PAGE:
Behind the simple but not-unappealing website of Brutman Labs, there are some surprising features and statistics. In a recent update posted to the site, it was revealed that the server behind the web destination has run for an impressive “2,500 hours of continuous runtime.” However, probably far more eyebrow-raising is the fact that the web server is a 39-year-old IBM PCjr that’s packing a 4.77 MHz CPU.
The Brutman Labs web page is subtitled “retrocomputing performance art,” and we think that may be due to the incongruence between the ancient hardware and the capable and steady web serving achieved. At the time of writing, the server status page reveals that the beige IBM computing fossil has continuously been doing its duty for 2,541 hours+. That is over 105 days straight, with no restarts.
The achievement outlined above deserves closer inspection, so what are the specs behind the BrutmanLabs.Org server? You can see the hardware and software listed in the image below:
The 39-year-old IBM PCjr acting as a web server here has had some significant modernizations. Probably the biggest upgrade has been delivered to the storage subsystem, with an IDE adapter and a 240GB SATA SSD installed. Also, the RAM is maxed out to 736 KB, which may have been unusual on this machine 39 years ago. Nevertheless, the beating heart of this system remains the NEC V20 CPU, a chip that is code and pin compatible with the fabled Intel 8088, running at 4.77 MHz.
If you visit BrutmanLabs.Org today, the machine serving the web pages you read is served by this old very IBM PCjr. The site is also worth visiting for lots of information on related and side projects.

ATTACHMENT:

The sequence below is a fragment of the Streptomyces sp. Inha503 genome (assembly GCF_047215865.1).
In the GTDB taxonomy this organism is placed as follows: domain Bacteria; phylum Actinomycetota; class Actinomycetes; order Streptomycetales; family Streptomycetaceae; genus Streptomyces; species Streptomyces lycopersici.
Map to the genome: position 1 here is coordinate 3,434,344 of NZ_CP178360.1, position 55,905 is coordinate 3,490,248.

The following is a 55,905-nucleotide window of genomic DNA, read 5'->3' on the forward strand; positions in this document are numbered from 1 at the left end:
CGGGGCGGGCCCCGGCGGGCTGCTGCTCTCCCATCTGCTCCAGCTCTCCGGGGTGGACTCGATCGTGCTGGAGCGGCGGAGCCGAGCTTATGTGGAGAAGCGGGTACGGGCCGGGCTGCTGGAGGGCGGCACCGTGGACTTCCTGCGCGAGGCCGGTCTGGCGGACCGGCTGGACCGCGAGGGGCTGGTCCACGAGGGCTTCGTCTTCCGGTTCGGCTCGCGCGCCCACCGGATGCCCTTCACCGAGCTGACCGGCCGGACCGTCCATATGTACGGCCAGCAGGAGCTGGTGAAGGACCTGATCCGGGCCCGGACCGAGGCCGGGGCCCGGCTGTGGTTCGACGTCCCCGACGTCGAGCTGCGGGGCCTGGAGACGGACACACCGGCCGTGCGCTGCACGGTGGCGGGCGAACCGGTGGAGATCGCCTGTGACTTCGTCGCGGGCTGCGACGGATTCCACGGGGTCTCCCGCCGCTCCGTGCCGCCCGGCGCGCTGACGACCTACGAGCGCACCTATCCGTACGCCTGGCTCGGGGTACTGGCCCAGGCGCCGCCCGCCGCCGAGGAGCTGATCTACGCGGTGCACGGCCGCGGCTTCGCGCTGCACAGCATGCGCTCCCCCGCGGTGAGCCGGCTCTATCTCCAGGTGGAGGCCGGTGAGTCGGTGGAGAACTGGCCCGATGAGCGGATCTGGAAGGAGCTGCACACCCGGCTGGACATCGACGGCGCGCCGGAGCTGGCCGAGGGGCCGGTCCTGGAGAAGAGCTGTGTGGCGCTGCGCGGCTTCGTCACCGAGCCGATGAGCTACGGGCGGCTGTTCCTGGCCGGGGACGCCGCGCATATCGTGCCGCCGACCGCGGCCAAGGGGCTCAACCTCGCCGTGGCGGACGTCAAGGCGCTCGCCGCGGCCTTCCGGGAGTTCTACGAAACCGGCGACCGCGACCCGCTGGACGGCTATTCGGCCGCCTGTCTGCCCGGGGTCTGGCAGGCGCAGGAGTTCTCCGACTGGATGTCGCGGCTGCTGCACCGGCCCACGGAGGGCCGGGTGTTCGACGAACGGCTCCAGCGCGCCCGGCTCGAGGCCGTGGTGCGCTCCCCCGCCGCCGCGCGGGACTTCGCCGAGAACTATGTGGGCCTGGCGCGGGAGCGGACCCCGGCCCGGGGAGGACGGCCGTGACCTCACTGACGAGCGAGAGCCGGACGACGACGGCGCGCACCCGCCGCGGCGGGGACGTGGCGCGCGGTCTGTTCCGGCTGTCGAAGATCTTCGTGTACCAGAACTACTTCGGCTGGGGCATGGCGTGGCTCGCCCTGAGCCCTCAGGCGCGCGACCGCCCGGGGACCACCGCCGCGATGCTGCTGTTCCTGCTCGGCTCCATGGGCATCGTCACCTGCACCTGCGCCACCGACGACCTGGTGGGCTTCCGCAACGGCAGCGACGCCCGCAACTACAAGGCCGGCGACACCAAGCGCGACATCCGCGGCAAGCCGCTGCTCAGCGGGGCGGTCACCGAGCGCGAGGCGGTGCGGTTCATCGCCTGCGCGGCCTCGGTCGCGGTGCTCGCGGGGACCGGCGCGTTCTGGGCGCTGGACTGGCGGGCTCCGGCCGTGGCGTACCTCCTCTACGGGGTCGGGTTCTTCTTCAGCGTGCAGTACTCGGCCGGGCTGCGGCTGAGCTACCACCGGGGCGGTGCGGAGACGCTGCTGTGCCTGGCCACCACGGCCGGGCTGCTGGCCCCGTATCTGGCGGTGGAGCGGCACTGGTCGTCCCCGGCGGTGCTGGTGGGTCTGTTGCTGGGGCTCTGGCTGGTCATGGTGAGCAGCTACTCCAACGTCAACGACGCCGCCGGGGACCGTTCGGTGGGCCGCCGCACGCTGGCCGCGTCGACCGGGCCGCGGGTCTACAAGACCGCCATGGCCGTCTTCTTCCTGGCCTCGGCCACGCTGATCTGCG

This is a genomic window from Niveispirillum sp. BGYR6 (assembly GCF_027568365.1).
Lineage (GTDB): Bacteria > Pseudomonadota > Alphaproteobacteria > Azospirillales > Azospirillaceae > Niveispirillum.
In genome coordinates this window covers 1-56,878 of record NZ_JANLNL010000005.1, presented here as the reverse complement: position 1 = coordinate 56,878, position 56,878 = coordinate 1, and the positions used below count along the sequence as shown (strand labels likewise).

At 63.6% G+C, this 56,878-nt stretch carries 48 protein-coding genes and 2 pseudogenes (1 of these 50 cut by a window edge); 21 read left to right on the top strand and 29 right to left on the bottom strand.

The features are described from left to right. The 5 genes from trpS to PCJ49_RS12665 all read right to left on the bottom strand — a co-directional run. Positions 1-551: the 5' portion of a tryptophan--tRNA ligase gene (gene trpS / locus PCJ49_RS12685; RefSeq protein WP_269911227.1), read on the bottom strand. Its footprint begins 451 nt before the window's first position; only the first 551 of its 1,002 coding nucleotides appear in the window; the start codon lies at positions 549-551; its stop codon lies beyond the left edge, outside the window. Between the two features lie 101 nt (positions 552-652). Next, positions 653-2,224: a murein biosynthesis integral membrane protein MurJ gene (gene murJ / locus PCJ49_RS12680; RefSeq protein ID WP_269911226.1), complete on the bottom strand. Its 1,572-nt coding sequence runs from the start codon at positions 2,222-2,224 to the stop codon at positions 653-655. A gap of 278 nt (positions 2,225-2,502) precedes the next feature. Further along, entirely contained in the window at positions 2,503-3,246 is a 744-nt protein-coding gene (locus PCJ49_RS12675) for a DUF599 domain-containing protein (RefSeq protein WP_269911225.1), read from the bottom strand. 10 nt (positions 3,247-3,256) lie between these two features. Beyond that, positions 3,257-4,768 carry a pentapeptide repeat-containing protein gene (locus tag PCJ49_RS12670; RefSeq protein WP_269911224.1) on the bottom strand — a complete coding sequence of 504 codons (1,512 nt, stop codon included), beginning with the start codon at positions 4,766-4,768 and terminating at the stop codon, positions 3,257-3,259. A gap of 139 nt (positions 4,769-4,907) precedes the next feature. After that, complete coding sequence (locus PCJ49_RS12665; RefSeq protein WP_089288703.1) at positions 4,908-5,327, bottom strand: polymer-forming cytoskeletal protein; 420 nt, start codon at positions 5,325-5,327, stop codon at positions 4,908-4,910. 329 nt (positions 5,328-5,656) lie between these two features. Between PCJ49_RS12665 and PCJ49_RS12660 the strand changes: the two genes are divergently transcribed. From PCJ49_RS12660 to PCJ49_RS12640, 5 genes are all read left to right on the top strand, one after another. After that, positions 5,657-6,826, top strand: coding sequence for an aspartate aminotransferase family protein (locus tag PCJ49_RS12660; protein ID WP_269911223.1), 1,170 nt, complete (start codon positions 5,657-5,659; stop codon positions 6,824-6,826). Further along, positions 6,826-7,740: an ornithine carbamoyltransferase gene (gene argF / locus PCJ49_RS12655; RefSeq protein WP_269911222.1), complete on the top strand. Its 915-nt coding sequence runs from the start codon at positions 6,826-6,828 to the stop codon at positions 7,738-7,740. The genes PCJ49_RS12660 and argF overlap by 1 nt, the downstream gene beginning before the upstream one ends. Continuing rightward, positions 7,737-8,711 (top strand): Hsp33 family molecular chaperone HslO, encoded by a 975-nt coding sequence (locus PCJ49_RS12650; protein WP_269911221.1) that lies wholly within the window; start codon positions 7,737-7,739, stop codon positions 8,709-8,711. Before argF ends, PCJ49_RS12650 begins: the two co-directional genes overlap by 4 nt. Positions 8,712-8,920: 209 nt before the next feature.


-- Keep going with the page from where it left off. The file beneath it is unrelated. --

Brutman Labs Server Uptime in Context
It may be impressive that the retro-server mentioned above has been continuously running for 2,541+ hours, or 105+ days, but it is just a minnow in the uptime league tables.
Last month we reported an AMD Epyc Rome bug, which the red team admitted could cause “a core to hang after about 1,044 days.” That’s about 2.93 years. The issue that affected second-gen Epyc processors meant a workaround of restarting your system more regularly than every 1,044 days was suggested. Alternatively, users could disable the CC6 sleep state.
Sadly for Epyc Rome users, AMD’s bug meant systems based around the CPU wouldn’t have a chance to rank highly in the uptime league. 2.93 years might sound like a long time between restarts, but the computer in the Voyager spacecraft has been running for over 48 years (and counting) without a reboot, for example. If we look at only terrestrial computers, the record seems to be over 16 years for a server decommissioned in 2018.
If you have a computer system uptime you are proud of; it may be worth comparing notes with the throng on the uptimeporn subreddit. These listings aren’t just for computers, but for all kinds of devices. We noticed a fascinating post about a Cisco router, which was claimed to have run continuously for over 19 years.